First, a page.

What Does Patent Pending Mean?
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What Does Patent Pending Mean Legally?
“Patent pending” is a designation used to express to the world that a provision or non-provisional, utility patent application has been filed with the United States Patent and Trademark Office (USPTO) to cover the identified invention or creation (“invention”). This designation can be extremely useful for a startup venture for strategic purposes.
In this article, we discuss what is a provisional and non-provisional patent application, how the patent pending designation is strategically useful to a startup venture.
What is a Provisional and Non-Provisional Patent?
A non-provisional patent (or full patent) is a complete filing with the USPT for protection of the claimed elements of an invention. For more information on what type of subject-matter is capable of utility patent protection and what elements must be present for the USPTO to grant patent rights, see our Patent Law series.
The elements of a non-provisional patent application must include the following information:
• Application forms identifying the filing as non-provisional,
• Names of all inventors,
• Residences of the inventors,
• Name or title of the invention,
• Patent agent or attorney and registration number (if applicable)
• Address for correspondence,
• U.S. Government agency with rights in the invention,
• Specification identifying the function or use of the invention,
• Claimed elements of the invention,
• Oath or Declaration of the Inventor, and
• References to any prior Art.
Once the USPTO receives all of these documents, it can begin reviewing the application to make a patent determination. This process is generally a back-and-forth between the applicant and the USPTO. For this reason, the process for applying for patent protection is known as patent prosecution.
A provisional patent application is very similar to the non-provisional, patent application. It includes all of the above-listed documents, except for the claimed elements of the invention and oath or declaration of inventor.
Filing a provisional patent is somewhat of a placeholder. An inventor may file the provisional patent application to establish a date from when the invention elements are protected. Once filed, the inventor must file an amendment to the provisional patent (converting it to a non-provisional patent) or a new non-provisional patent within 12 months. If she does so, the date of filing of the non-provisional patent is extended back to the date of filing the provisional patent.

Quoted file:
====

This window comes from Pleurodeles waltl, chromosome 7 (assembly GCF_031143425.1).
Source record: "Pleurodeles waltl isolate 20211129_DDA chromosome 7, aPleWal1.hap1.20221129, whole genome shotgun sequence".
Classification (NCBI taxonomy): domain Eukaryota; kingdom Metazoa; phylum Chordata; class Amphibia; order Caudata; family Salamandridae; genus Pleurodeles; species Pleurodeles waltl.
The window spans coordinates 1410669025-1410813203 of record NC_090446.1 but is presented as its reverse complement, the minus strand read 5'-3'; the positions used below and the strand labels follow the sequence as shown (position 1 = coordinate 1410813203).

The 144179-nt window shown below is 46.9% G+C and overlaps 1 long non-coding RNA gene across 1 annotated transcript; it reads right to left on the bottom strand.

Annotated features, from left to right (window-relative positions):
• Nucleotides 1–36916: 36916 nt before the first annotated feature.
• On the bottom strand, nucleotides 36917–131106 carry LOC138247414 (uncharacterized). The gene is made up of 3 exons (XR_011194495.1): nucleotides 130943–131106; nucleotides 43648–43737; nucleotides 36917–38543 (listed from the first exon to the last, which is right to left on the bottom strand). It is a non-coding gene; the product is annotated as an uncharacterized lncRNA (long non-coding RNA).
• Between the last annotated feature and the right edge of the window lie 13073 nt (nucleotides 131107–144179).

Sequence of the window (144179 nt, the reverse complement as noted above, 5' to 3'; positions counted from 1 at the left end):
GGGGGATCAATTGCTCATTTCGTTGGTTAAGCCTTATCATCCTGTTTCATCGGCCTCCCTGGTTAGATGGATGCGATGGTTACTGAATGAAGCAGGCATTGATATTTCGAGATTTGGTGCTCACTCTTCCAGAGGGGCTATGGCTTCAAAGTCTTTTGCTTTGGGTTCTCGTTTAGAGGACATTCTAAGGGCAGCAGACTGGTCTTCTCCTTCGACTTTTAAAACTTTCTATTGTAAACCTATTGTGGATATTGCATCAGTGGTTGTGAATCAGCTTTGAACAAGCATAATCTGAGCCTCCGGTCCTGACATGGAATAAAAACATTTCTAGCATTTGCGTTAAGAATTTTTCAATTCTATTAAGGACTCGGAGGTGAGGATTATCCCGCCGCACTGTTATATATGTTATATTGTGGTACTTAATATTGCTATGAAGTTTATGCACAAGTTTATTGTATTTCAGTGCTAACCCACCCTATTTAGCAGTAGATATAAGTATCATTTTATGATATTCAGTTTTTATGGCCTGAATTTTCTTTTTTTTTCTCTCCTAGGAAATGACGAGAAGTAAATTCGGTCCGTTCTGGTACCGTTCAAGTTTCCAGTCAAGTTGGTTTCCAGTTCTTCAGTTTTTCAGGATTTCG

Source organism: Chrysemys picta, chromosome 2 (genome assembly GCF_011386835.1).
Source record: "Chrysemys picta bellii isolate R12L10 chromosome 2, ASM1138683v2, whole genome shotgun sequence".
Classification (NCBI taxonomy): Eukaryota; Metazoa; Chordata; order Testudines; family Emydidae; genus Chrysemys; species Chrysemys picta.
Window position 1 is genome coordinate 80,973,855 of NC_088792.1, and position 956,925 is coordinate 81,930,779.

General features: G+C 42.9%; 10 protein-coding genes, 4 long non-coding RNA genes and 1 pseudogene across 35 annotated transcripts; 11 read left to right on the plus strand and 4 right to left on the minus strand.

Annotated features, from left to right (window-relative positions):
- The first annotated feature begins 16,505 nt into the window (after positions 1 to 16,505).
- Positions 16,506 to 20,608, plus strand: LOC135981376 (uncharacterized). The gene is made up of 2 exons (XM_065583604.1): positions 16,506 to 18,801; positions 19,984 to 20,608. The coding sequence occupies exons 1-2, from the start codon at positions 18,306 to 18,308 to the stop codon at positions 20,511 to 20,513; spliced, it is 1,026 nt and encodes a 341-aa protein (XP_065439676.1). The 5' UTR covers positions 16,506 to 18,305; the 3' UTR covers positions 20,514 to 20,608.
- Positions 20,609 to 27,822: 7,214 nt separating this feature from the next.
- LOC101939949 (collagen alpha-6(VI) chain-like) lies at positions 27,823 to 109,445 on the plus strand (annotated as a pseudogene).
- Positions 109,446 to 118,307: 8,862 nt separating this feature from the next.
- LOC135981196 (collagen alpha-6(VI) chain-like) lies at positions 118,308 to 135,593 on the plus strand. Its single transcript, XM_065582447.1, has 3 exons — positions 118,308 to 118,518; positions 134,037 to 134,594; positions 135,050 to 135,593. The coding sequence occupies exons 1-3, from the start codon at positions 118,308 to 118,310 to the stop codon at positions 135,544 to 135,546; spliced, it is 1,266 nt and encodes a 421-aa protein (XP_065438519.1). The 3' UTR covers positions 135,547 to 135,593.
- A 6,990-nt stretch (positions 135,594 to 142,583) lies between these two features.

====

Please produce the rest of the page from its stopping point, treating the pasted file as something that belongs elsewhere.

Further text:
In either case, once a provisional or non-provisional patent application is filed covering an identified invention, the inventor may use the designation “patent pending” on the product. This tells the world that the invention is subject to a current patent application. This provides numerous strategic advantages, discussed below.
Why is Having Patent Pending Strategically Advantageous for a Startup?
As previously stated, having the patent pending designation on a product puts the world on notice that there are elements of the invention that are subject to patent claim. This can dissuade industry competitors from copying or employing those elements in their products.
The great thing about the patent pending designation is that it leaves competitors largely uncertain as to the status of the patent application. They cannot be certain as to what extent the USPTO will grant protection of the claimed elements of the patent. This is a serious advantage over fully-granted patent rights. A granted patent describes in detail the claimed elements of the invention and the extent to which those claimed elements are protected. A patent application is not fully disclosed to the public. Competitors must be wary of implementing any utility elements from the covered invention.
If a competitor employs claimed elements of a granted patent application, the patent holder can sue to make the competitors cease from using those elements in their products. This would cause significant disruptions for the competitor’s business. Further, the patent holder could sue to recover any profits (or revenue) generated by the competitors as a result of the infringing invention.
The above-reference provision and non-provisional patent filing process can be used strategically as well. The inventor may make a public disclosure of the elements of the claimed invention. This could include publishing the utility elements on their website.
Public disclosure provides the inventor with 12 months to file for patent protection. The disclosure marks a period for which the inventor has the sole ability to make claims concerning the disclosed elements. The inventor may then file a provisional patent application to start the formal date for potential patent protections.
Following filing the provisional patent, the inventor then has 12 months to file a non-provisional patent application. As discussed, the non-provisional application does not necessarily include the claimed elements. At the end of the 12-month period, the inventor can file the non-provisional patent application.
Unless the inventor requests and pays for expedited review of the application, the USPTO may take as long as 3 years to review and issue an opinion regarding the validity of the patent application. This time period can be extended further if the inventor is actively involved in the prosecution and responds accordingly to the patent examiner’s requests.
If any element of the claimed invention is denied, the inventor may then follow the appeals process.
In summary, using the disclosure, provisional patent, and non-provisional patent filings consecutively can provide the inventor will several years of status as patent pending. This should allow adequate time for the inventor (or her startup company) to commercialize the invention and gain brand recognition.